In its abundance, the Age of Information has led to a form of knowledge collapse: To the tech giants there is no difference between content elements. There is nothing but content. It’s all about attention and traffic, aimed at something, no matter what. But this happens at the expense of truth and facts. The user is flooded with information and opinions—easily produced, sometimes even completely free of charge, and they do not have to deal with facts and truths. No distinction is made between cute cat videos, ISIS propaganda, ads, conspiracy theories, scientific insights or breaking news. It turns out that since it is only about attention and traffic, producing and distributing disinformation has become easier than ever before. A well-known example is the by-far most virally active piece of online news during the 2016 US presidential campaign: The Pope Supports Trump. It generated 960,000 shares, reactions and comments on Facebook. But the news was fake, fabricated and produced in Macedonia for the purpose of generating ad profits.26 By comparison, the most popular piece of mainstream news got 849,000 reactions. It came from The Washington Post and was about Trump’s history of corruption charges: “Trump’s history of corruption is mind-boggling. So why is Clinton supposedly the corrupt one?”27 As early as 2013, the World Economic Forum announced that disinformation is the new global challenge. Citizens, politicians, academics, and reporters can all be misled. When misinformed, people believe that factually false convictions are in fact true. Disinformation may be distortions of facts, fact-denying conspiracy theories, lies or false news stories.28 Obviously, the challenge of navigating through this maze has always been there. But on the Internet, it happens on a new scale and at a new pace.
American professors Jonah Berger and Katherine Milkman set out to investigate what types of ads, videos, news stories, etc. go viral in the infinite offerings of online information. What does it take to win jackpot in this advanced algorithm system? By studying data from all the New York Times articles published over a three-month period, they found that feelings are what makes content go viral.29 More specifically, content driven by activity-mobilizing emotions wins, by eliciting both negative ones like anger and fear and positive ones such as awe and fascination. The reason is that they incite action in the form of likes, retweets, shares, debates, counter-arguments, etc. They make an effective fuel to activate the algorithm system and set an agenda. This explains President Trump’s unstoppable viral success: People get excited when he tweets that Mexicans are rapists and killers or proposes to ban all Muslims from entering the United States. Both supporters and opponents contribute to spreading this on the web. On the tech platforms, emotions set the pace. Apart from emotions, in his book Contagious: Why Things Catch On (2013), Berger points to five other ingredients which help accelerate social transmission: A story must give users who share it social currency; it must be able to trigger, such as when the word “beer” causes one to think of salted peanuts; it must be of public interest to the general public; it must have practical value, e.g. by saving time or offering something; and finally, it must be a good story that is easy to reproduce.30 It is worth noting the complete absence of concepts such as true and false.
Information has been commercialized to such an extent that all expressions have become a sort of commodity where the user must supply the right elements. Dry and complex problems, no matter how important, rarely find an audience. The users’ audience can easily press the like button, but no one has developed a challenging but really important story button and given it the same opportunities for exposure in the algorithms’ scoring system. Incited by the company’s adversity, Facebook started to offer more expression possibilities. In 2015, a change was made, so the user—in addition to liking a post—was also able to hand out a heart, a surprised emoji or a sad face. But overall, all is about making the story trend—regardless of whether it is true or false, difficult or easy, new or old, relevant or irrelevant.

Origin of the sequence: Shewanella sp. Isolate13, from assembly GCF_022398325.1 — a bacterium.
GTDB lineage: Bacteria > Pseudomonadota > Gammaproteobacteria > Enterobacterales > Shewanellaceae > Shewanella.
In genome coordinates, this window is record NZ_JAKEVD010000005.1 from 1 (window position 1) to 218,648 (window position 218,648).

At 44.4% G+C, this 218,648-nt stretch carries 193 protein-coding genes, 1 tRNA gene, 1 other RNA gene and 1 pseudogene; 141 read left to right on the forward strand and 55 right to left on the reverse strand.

A consequence of the algorithm systems of the tech giants is that your ability to stand out and reach an audience is limited to your ability to reap and spread attention. Expressions with the most attention get the highest degree of exposure and thus the most advertising payments, while expressions with less drown in the noise. The limelight-stealing stories are short-lived and characterized by fleeting emotions with high entertainment value, conflict and sensation. The story of 35-year-old Twitter user Eric Tucker is a spot-on example. On November 9, 2016, he tweeted to his mere 40 followers that paid protesters were taken by bus to protest rallies against newly elected Donald Trump: “Anti-Trump protestors in Austin today are not as organic as they seem. Here are the busses they came in. #fakeprotests #trump2016 #austin.” The tweet quickly went viral, adding lots of fuel to the national conspiratorial fire. It was shared 16,000 times on Twitter and more than 350,000 times on Facebook. The dubious origin of this piece of “news” was smoothed out little by little. At first, Reddit was referenced as a source of this breaking news. Then, suddenly the source was conservative debate forum Free Republic. Soon after, there were various Facebook pages such as the hardliner conservative publisher Robertson Family Values with more than a million followers and it was eventually promoted in a confirming tweet from the White House itself: “Just had a very open and successful presidential election. Now professional protesters, incited by the media, are protesting. Very unfair!” There was just one small problem: These buses with paid protesters did not exist. The story was simply not true. After two days, when Tucker had realized the effects of his provocation, he deleted the original tweet and posted a picture of the very same tweet with FALSE stamped in red on top of it. But not surprisingly, the correction notice got minimal attention—only 29 retweets and 27 likes within the following week, to be exact.31 The truth is simply not as entertaining and stimulating as red-hot rumors. This is also well known from traditional print media, where the correction notice pertaining to a front-page story is usually written in fine print somewhere deep inside the paper. But on the web, the possibilities for the penetration of misinformation are multiplied.